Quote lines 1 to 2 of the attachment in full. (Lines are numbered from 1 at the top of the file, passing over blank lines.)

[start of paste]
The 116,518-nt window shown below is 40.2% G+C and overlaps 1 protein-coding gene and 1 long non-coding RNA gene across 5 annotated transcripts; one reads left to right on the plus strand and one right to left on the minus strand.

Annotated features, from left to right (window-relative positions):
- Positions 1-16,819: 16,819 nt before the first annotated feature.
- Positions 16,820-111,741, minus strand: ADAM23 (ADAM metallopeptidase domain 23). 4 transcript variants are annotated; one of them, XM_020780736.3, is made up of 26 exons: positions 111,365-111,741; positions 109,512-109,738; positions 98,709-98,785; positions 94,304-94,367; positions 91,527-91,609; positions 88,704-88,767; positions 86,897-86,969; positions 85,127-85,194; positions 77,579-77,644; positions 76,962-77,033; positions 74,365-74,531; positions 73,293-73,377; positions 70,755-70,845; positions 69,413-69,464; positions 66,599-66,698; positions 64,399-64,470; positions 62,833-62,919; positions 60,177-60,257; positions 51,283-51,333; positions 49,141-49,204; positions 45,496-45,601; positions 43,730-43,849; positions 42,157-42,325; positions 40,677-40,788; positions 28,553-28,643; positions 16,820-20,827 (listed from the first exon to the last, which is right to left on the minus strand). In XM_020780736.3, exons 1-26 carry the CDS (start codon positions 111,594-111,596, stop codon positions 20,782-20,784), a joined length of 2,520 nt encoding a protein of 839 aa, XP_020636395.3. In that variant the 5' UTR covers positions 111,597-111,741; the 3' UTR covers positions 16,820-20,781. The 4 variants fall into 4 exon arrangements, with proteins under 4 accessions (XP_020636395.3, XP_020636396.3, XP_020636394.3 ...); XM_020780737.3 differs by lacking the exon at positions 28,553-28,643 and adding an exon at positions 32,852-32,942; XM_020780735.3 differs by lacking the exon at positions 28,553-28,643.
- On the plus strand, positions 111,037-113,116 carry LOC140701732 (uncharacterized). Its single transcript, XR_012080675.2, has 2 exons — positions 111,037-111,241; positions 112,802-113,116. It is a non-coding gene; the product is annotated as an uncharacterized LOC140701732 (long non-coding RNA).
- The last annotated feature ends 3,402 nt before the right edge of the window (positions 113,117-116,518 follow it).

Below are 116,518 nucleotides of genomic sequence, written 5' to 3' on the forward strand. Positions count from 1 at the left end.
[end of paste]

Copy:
The 116,518-nt window shown below is 40.2% G+C and overlaps 1 protein-coding gene and 1 long non-coding RNA gene across 5 annotated transcripts; one reads left to right on the plus strand and one right to left on the minus strand.

Annotated features, from left to right (window-relative positions):